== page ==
– If the driver has pending fines, he will be able to take out 1 or more, depending on the type of violation he reported.
– If the driver has no fines, then the officer will have to pay the fine.
– If the driver has pending fines yet wants the officer to pay, then he will also have that option.
Aside from violations committed by police officers or army men or politicians, drivers will be able to report violations committed by the municipalities and ministers such as leaving manholes open, not fixing potholes, parking in the wrong places etc. When such issues are reported, the municipality and ministries will have to comply within a set period before they get sanctioned.
This is just a brief description and there are more details to be shared (maybe later), but the idea is that municipalities, police officers and drivers will encourage each other to respect the law in order to escape the fines and there will be a competent and trust-worthy panel to monitor what’s happening and do the right thing. Things may be tricky at first due to the lack of evidence, which is why I recommend setting up cameras at a later stage to eliminate any human intervention and assist the Traffic Management Center. Moreover, traffic judges will have the final say in case any of the app users (driver or cop) wants to appeal a traffic violation.
How will people pay their fines?
This is the easiest part. Since all payments are done online, drivers will be able to track down their fines and points automatically, unlike what’s happening now where we need to waste a whole day just to pay a speeding ticket. As for police officers, army men, politicians, officials, municipality members and ministries, fines will be deducted from their salaries if they refuse to pay and invested in fixing and enhancing roads.
All in all, what I’m proposing is a pragmatic approach to this whole mess we are in, and even though the solution is not an ideal one and needs further brainstorming, I think it would be a great starting point and an effective way to try and implement this new traffic law once and for all. Let me know what you guys think and whether I missed out on some key points or it’s a decent idea.
MP Ali Bazzi retweeting a picture of an Indian woman carrying an Englishman in 1903.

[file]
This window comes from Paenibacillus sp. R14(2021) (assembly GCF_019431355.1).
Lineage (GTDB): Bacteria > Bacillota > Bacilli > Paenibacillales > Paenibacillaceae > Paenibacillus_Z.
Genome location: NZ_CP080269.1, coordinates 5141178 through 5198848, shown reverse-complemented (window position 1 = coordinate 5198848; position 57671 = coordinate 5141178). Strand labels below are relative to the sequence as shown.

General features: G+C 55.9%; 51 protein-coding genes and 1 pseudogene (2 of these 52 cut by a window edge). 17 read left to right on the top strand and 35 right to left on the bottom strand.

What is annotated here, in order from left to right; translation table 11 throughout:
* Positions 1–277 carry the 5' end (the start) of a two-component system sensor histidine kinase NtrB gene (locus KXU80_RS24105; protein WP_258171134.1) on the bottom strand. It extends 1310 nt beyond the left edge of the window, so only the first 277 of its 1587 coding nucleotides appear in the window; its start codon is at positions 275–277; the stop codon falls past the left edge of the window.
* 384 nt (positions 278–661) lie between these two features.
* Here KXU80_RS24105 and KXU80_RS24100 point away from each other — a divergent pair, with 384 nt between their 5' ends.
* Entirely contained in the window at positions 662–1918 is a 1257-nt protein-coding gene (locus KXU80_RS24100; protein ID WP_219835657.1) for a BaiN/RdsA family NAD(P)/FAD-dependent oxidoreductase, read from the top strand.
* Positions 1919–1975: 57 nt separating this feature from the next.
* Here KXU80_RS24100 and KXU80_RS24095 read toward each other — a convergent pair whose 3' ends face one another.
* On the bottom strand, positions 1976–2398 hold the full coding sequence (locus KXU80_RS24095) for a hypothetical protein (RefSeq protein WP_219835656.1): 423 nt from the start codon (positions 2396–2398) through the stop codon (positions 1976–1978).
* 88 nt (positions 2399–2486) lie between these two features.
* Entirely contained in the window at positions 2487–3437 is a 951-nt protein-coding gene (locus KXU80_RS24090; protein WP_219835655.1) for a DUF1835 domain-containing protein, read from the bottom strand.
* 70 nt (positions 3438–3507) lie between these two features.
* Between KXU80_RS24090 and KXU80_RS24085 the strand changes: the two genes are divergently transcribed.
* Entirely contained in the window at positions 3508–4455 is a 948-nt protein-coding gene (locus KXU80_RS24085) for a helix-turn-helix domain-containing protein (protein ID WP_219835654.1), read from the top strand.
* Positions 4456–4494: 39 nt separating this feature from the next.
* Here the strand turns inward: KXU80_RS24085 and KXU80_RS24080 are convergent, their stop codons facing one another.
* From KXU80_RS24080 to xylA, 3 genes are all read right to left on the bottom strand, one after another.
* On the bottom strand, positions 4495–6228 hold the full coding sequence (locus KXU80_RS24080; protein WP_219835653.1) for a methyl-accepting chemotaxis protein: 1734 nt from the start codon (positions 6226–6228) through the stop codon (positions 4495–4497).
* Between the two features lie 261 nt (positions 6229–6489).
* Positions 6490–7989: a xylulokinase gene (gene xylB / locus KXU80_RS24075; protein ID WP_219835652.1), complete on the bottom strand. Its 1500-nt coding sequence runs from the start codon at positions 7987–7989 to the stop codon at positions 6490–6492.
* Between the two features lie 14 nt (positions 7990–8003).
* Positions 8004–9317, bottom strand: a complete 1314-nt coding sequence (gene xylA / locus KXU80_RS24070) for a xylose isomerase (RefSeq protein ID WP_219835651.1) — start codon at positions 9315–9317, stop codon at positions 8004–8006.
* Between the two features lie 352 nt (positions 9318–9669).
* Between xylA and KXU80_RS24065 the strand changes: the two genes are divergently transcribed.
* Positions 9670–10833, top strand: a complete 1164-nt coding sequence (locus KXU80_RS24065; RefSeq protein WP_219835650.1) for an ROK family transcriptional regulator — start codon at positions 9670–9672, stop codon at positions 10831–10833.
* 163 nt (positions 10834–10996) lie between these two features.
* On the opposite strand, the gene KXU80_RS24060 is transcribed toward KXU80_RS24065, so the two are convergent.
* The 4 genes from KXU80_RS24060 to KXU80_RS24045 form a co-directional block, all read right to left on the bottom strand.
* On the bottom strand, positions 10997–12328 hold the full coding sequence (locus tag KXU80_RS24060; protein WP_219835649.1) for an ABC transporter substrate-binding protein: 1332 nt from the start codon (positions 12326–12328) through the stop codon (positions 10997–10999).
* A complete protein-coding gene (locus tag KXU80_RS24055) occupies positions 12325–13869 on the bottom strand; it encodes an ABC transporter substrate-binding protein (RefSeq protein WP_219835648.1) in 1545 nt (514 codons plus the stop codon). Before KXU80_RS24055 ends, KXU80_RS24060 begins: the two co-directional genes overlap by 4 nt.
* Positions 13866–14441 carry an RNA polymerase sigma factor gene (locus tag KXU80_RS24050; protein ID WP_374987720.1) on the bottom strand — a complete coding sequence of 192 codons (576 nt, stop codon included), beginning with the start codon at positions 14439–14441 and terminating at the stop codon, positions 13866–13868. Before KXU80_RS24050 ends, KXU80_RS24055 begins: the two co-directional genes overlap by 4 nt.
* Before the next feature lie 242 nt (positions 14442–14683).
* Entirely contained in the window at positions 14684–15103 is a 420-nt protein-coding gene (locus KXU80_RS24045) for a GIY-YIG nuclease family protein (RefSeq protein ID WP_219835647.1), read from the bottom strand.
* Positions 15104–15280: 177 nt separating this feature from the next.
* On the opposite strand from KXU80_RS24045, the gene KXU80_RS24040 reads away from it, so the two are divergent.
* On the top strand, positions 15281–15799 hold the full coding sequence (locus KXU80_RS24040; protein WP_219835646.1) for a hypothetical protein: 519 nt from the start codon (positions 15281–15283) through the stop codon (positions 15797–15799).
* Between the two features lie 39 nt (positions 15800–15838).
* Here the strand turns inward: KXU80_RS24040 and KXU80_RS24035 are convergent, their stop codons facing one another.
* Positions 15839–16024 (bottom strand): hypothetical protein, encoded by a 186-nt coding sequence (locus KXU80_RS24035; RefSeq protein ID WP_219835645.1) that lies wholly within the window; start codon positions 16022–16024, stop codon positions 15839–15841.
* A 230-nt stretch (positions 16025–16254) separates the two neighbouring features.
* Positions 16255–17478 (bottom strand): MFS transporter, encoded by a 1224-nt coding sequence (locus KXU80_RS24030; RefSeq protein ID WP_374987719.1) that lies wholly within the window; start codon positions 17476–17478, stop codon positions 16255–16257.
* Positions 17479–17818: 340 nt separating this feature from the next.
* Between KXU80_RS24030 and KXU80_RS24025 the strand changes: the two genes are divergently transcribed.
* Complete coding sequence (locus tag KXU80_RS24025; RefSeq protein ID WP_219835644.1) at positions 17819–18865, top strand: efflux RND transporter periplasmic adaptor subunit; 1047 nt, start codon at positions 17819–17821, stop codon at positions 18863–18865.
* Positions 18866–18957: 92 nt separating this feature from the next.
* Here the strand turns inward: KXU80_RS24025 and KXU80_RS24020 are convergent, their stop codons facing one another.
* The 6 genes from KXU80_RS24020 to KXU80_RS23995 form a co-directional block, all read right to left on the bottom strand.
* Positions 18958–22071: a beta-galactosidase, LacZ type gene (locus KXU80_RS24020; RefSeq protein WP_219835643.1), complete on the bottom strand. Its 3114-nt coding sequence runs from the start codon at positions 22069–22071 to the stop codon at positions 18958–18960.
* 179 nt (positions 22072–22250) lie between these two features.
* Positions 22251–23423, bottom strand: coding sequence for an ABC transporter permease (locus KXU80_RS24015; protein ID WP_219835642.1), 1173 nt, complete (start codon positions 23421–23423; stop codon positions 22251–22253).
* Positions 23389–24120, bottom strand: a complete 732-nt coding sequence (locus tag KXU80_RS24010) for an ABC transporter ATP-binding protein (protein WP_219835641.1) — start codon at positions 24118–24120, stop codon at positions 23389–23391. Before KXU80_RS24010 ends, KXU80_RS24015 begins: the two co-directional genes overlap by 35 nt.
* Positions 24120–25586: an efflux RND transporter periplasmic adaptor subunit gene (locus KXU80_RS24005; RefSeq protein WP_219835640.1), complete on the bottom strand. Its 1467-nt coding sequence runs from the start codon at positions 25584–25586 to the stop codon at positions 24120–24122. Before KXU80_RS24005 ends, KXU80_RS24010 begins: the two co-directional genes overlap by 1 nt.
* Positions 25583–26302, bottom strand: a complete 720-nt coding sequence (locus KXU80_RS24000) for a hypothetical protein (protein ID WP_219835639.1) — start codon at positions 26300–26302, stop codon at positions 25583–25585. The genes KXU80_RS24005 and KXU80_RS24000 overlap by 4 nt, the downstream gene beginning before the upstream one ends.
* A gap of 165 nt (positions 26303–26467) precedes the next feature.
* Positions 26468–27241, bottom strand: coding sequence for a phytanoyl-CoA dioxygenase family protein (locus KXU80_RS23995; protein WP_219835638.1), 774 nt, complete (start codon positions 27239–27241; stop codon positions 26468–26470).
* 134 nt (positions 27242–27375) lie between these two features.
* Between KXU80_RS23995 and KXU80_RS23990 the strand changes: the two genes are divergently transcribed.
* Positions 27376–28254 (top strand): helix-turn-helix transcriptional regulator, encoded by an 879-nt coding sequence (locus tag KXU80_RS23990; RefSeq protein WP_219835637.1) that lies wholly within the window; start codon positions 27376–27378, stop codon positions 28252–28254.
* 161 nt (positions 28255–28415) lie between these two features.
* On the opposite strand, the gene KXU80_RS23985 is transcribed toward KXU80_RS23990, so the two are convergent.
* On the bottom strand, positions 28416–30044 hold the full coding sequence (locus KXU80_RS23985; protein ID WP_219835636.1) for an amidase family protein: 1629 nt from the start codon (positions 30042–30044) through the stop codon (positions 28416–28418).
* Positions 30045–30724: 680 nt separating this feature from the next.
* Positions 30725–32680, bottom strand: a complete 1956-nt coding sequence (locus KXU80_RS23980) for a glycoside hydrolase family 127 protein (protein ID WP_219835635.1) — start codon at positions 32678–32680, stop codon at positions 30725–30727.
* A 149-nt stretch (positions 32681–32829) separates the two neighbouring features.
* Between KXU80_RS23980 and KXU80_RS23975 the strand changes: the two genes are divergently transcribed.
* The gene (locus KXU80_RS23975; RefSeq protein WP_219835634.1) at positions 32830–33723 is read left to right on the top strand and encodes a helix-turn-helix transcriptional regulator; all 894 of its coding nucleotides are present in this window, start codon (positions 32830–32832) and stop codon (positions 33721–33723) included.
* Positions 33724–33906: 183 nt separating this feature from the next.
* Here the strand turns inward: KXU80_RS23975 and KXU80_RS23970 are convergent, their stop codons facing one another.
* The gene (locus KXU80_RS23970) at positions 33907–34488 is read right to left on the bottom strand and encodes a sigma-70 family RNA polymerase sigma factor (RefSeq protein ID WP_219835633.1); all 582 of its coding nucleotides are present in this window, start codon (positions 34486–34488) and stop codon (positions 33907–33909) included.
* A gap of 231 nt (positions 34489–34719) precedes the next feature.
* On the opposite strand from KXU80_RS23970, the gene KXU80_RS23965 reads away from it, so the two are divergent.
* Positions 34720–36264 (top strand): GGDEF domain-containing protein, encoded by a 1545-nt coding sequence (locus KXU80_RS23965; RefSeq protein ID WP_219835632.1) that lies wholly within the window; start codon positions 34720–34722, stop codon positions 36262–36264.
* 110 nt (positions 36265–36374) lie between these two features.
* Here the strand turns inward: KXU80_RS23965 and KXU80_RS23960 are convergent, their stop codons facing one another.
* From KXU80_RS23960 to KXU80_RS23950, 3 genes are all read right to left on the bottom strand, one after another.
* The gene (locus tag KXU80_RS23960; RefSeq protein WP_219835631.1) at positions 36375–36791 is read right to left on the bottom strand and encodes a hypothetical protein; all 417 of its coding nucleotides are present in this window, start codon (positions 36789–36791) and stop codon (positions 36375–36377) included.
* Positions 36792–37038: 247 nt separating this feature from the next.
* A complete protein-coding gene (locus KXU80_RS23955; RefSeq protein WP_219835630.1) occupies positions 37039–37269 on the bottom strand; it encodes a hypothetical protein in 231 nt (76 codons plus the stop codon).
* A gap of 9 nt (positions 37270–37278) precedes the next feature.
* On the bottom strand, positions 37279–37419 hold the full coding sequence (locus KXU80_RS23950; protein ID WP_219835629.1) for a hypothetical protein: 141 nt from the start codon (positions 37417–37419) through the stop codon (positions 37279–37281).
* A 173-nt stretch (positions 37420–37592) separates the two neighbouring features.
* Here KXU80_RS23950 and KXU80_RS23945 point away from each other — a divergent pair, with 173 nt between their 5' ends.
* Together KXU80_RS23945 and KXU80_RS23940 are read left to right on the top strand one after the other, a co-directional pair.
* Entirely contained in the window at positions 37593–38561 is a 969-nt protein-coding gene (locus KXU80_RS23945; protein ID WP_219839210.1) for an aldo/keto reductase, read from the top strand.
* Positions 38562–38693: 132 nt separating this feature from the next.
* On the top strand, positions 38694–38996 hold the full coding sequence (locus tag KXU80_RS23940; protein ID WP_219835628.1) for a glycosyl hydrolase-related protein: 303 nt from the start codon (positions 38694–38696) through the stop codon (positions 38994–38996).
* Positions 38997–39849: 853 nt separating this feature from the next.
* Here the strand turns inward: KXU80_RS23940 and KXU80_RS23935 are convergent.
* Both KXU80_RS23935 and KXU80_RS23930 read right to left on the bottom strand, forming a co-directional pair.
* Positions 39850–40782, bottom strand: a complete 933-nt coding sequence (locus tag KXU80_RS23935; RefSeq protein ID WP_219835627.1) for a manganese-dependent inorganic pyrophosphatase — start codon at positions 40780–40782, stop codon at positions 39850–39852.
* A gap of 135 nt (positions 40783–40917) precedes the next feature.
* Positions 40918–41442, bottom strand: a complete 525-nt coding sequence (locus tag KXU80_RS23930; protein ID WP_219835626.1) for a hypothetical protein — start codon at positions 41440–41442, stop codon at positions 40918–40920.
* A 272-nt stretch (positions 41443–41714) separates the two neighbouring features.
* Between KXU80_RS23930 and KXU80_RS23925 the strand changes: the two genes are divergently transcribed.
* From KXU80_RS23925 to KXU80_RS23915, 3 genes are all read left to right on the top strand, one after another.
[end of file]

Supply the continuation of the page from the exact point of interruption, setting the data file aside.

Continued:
Lebanesetweets.net is a pretty cool website set up by my friend Mustapha for indexing and organizing Lebanese tweets done by Lebanon’s Members of parliaments. You can filter out “MP Tweets” by district, sect and party. It’s a nice idea but our MPs tweet mostly boring stuff, except for Joumblatt maybe.
I expect to see journalists, celebrities, bloggers, famous Lebanese tweeps and other online influencers added to that list soon so keep checking it as everything Mustapha puts his hands on becomes useful. He’s the guy behind LebaneseBlogs in case you haven’t heard about it.
PS: This tool makes use of the Nouwweb Api that was created previously to get the latest tweets from the Lebanese Members of Parliament, filtered by relevant criteria.
I don’t know how accurate this poster is but Lissan Al Hal (in Arabic لسان الحال) was a daily Lebanese newspaper that was established by Khalil Sarkis in the 1870s and is considered as one of the oldest Lebanese publications. This 1960 article is entitled “The First Lebanese Car” and talks about a small vehicle (very similar to a Jeep) that was built using American parts by Younes Motors in Lebanon. It would be interesting to know if this same Younes Motors is linked to the current Rasamny-Younes group and whether they produced or sold any of these cars. I went through Lissan Al Hal’s horrible website but didn’t find anything except recent boring news. According to what I found online, the publication was acquired by the Lebanese National Congress that resumed its publication as a weekly newspaper.
As far as Lebanese cars are concerned, the W Motors Lykan Hypersport is considered as the first Lebanese car ever produced and is currently priced at 3,400,000 US dollars.
After his election and starting 1942, editing of Lisan al Hal was continued by his son Khalil Ramez Sarkis who was also a literary figure and had a series of literary works published. After Khalil Ramez Sarkis, editing and publishing was taken over by Gebran Hayek. Bishop George Khodr wrote for the daily in his column called Hadith al Ahad (The Sunday Talk) from 11 March 1962 to 25 January 1970. The newspaper stopped publication during the Lebanese Civil War in the 1970s. [Wiki]
Update: A friend just told me about another Lebanese car made by a guy from Tripoli. The car is called “Spider” and it took 3 years to build and cost $300,000. Mustapha used the body of an Infiniti G35 body and engine and boosted the engine to become a 700HP one. Even though what he did was pretty cool, I didn’t like the car much. Here are some pictures:
Pictures via ElIktisad
A 10 year old kid called Rafic Ahmed Jomaa went missing yesterday around 10:30am during the mini marathon in the La Marina Dbayeh. The Civil Defense and security forces started looking for him only to find out that he walked all the way back to his house in Barja! The child was interviewed by MTV where he confirmed he walked all the way back home. He was visited later on by May El-Khalil, Founder and President of the Beirut Marathon Association.